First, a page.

A lot of my research has focused on this question of the middlebrow dimensions of the Book Society, considering how the club sits in more established literary-critical narratives and histories of popular reading and tastes. I have also been drawn to the lives of the individual judges involved with the club, all of whom were influential taste-makers, critics, and literary celebrities, whose views and opinions were crucial in capturing the club’s many thousands of paying members. The initial set of Book Society judges were writers Hugh Walpole, J.B. Priestley, Clemence Dane, Sylvia Lynd, and Oxford academic George Stuart Gordon. Later came Compton Mackenzie, Edmund Blunden, Cecil Day-Lewis and, in the post-war period, William Golding, Daniel Gordon and Isobel Quigly. The first group of judges, assembled by novelist Hugh Walpole when he was asked to be Chair, were associated with the Hampstead set circulating around the Irish writers Robert and Sylvia Lynd. Robert Lynd was a wellknown newspaper critic and essayist, his wife Sylvia a poet, critic and formidable literary judge (her work for the Book Society carried over into her suggestions for the Femina Vie-Heureuse literary prize, which she twice chaired). The writers, publishers, and critics that partied at the Lynds’ Friday night salons were of a different set to the highbrows of Bloomsbury. Priestley’s ‘broadbrows’ is a witty, affectionate term for the Book Society judges and their aesthetic choices, capturing both the diversity of the club’s monthly reading and satirising the rigidity of these lines in the sand.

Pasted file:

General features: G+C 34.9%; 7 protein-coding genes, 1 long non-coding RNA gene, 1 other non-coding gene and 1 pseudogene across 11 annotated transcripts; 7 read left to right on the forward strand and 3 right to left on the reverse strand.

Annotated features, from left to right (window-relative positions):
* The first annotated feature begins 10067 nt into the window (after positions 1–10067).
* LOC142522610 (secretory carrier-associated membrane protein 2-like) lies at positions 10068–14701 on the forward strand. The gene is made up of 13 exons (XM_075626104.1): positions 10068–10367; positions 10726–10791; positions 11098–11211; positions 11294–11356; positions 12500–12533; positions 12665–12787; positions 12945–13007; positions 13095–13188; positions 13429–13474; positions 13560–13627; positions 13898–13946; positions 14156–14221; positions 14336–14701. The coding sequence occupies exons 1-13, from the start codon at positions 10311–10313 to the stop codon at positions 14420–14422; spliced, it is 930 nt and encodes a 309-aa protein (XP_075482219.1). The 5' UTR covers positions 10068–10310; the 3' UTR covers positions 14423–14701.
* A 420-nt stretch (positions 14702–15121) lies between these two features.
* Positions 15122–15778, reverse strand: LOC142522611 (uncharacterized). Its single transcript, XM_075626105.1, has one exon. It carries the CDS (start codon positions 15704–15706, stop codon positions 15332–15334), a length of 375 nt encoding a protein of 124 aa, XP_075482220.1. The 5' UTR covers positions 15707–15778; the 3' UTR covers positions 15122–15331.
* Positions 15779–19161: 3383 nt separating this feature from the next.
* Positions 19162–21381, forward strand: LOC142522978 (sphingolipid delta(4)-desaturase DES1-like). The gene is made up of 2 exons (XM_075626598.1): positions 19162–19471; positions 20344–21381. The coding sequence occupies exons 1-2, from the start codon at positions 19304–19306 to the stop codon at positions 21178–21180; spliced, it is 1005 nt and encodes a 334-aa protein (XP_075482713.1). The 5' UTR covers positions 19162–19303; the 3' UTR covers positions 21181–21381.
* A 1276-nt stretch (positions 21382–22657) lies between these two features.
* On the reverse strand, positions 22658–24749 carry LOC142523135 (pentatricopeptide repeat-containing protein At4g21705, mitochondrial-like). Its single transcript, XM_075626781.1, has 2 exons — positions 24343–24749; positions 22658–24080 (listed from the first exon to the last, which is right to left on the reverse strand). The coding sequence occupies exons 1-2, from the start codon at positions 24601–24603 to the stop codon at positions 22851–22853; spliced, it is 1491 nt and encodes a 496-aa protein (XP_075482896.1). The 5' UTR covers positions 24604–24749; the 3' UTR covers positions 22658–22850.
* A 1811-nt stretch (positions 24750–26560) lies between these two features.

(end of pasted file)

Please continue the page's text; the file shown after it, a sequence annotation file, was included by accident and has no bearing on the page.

A lot of my previous research has focused on the extent to which influential book-buyers and distributors, like circulating libraries in the first half of the 20th century, were able to exert influence upon writers and in publishing houses [note 9]. Records in publishers’ archives can reveal the tangible changes made to texts in deference to certain sections of the reading public. The Book Society is illuminating on this score. I first became interested in the impact of the Book Society because of the various changes in pricing and production made to Virginia Woolf ’s Flush (1933) to meet the demands of the Book Society (these changes involved choice of paper, number of illustrations, size of the first edition) [note 10]. Further research has revealed a significant editorial impact on some of its selections. The Book Society selection committee – like the American Book-of-the-Month Club – received copies of new and forthcoming books from publishing houses in proof form. This meant that the judges could make important interventions on the text before it went into print. Previous critics examining the readers’ reports of the American Book-of-the-Month Club have shown the interventions of the club’s judges on iconic American texts, including Richard Wright’s Native Son, a Book-of-the- Month in March 1940, where sexuality was toned down so as not to offend the club’s more conservative members [note 11]. For the Book Society, it is Irish writer Sylvia Lynd who seems to have had a close eye on questions of morality and the general readers’ tastes. We know for instance from surviving correspondence that after reading the publisher’s copy in proof form she personally suggested changes that were then taken up in George Blake’s The Shipbuilders (1935), Eric Linklater’s Juan in America (1931), and Vita Sackville-West’s The Edwardians (1930). This challenges the view that the Book Society was only a book distributor (even if a particularly influential one) aiding the spread and distribution of works already in print, by showing that the club and its judges had an important influence on the pre-publication of texts as well.